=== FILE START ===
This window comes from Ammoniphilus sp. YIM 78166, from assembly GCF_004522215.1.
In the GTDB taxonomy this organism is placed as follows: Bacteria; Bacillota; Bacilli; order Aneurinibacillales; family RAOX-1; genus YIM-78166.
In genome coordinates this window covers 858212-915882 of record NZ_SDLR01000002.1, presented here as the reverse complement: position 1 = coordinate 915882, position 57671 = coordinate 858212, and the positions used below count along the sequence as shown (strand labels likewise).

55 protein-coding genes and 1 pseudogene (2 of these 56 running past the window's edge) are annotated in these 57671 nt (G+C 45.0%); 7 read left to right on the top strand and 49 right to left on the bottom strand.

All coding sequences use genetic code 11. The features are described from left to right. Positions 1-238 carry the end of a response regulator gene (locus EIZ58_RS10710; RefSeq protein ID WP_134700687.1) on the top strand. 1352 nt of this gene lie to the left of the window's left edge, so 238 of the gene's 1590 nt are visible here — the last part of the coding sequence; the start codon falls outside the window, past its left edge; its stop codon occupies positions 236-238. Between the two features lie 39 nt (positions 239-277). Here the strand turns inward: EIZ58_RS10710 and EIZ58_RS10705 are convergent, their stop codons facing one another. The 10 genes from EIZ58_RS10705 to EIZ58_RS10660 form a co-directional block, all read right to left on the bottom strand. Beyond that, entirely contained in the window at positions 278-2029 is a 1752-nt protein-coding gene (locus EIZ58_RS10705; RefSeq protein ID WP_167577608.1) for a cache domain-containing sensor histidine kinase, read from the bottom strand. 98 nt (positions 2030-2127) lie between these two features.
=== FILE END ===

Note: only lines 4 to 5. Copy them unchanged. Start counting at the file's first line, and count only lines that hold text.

55 protein-coding genes and 1 pseudogene (2 of these 56 running past the window's edge) are annotated in these 57671 nt (G+C 45.0%); 7 read left to right on the top strand and 49 right to left on the bottom strand.

All coding sequences use genetic code 11. The features are described from left to right. Positions 1-238 carry the end of a response regulator gene (locus EIZ58_RS10710; RefSeq protein ID WP_134700687.1) on the top strand. 1352 nt of this gene lie to the left of the window's left edge, so 238 of the gene's 1590 nt are visible here — the last part of the coding sequence; the start codon falls outside the window, past its left edge; its stop codon occupies positions 236-238. Between the two features lie 39 nt (positions 239-277). Here the strand turns inward: EIZ58_RS10710 and EIZ58_RS10705 are convergent, their stop codons facing one another. The 10 genes from EIZ58_RS10705 to EIZ58_RS10660 form a co-directional block, all read right to left on the bottom strand. Beyond that, entirely contained in the window at positions 278-2029 is a 1752-nt protein-coding gene (locus EIZ58_RS10705; RefSeq protein ID WP_167577608.1) for a cache domain-containing sensor histidine kinase, read from the bottom strand. 98 nt (positions 2030-2127) lie between these two features.